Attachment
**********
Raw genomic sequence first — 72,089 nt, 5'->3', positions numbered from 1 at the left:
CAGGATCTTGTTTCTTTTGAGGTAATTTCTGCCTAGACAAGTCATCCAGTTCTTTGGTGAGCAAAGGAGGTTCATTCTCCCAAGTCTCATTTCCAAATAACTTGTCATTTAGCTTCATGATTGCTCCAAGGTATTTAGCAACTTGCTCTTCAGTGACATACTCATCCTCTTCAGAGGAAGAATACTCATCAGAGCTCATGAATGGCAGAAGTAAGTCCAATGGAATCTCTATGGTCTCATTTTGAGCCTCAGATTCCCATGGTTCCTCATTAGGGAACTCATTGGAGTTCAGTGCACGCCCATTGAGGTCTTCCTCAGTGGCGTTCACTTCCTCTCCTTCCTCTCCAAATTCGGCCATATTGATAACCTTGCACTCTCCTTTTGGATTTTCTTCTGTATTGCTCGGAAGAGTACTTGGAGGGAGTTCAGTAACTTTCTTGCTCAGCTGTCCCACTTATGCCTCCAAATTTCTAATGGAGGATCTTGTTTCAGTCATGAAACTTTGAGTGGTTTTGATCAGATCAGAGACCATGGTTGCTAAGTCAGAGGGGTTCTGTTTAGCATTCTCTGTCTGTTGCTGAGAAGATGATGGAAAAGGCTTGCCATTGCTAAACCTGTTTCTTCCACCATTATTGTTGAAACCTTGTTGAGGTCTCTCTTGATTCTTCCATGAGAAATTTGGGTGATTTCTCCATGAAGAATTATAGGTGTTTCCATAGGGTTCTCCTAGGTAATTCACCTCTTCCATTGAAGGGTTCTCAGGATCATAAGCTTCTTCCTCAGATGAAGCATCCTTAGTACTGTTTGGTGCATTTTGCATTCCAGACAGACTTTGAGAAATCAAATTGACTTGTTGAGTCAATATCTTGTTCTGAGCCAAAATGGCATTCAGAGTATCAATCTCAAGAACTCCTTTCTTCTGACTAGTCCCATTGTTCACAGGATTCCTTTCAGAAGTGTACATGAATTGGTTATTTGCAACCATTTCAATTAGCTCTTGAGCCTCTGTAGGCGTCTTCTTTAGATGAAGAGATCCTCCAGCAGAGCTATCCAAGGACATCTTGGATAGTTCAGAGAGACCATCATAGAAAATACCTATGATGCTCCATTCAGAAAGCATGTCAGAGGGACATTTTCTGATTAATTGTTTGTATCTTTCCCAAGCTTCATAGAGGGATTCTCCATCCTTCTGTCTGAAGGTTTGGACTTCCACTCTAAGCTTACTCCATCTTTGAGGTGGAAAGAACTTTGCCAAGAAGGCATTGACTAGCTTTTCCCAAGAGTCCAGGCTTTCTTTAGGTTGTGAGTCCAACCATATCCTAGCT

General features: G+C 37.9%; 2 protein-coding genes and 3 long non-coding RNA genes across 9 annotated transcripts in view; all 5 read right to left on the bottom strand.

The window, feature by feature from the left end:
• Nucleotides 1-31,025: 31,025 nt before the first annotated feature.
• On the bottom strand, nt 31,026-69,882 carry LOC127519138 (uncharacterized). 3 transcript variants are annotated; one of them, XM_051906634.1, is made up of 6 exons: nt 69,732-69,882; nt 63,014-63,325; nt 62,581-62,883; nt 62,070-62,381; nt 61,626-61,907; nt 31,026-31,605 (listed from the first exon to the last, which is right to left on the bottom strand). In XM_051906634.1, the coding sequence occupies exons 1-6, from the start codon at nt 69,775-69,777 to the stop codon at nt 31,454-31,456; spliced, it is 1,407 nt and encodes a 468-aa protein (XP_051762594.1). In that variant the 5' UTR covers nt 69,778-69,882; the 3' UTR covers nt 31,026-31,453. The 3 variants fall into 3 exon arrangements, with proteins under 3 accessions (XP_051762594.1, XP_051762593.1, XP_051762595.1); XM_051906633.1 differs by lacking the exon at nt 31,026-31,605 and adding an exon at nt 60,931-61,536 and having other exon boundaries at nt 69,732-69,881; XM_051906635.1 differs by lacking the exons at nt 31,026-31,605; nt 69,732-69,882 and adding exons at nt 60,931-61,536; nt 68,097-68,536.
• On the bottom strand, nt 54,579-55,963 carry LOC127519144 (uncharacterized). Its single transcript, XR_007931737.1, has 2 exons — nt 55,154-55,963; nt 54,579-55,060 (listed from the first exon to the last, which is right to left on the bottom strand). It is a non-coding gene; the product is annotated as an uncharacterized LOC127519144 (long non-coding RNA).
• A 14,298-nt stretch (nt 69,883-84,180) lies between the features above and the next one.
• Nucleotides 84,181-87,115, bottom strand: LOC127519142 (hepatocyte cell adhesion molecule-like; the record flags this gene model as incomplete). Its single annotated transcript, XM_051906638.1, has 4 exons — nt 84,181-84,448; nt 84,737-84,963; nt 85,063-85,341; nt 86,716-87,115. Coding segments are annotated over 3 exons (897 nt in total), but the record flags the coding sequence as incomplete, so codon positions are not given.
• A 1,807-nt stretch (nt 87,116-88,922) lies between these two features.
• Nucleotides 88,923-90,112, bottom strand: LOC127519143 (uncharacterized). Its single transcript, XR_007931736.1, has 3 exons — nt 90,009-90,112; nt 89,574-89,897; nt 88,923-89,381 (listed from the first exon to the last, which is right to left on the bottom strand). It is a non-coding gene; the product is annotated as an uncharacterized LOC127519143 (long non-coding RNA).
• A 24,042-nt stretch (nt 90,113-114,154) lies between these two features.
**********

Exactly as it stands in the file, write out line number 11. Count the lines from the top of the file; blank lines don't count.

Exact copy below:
• Nucleotides 88,923-90,112, bottom strand: LOC127519143 (uncharacterized). Its single transcript, XR_007931736.1, has 3 exons — nt 90,009-90,112; nt 89,574-89,897; nt 88,923-89,381 (listed from the first exon to the last, which is right to left on the bottom strand). It is a non-coding gene; the product is annotated as an uncharacterized LOC127519143 (long non-coding RNA).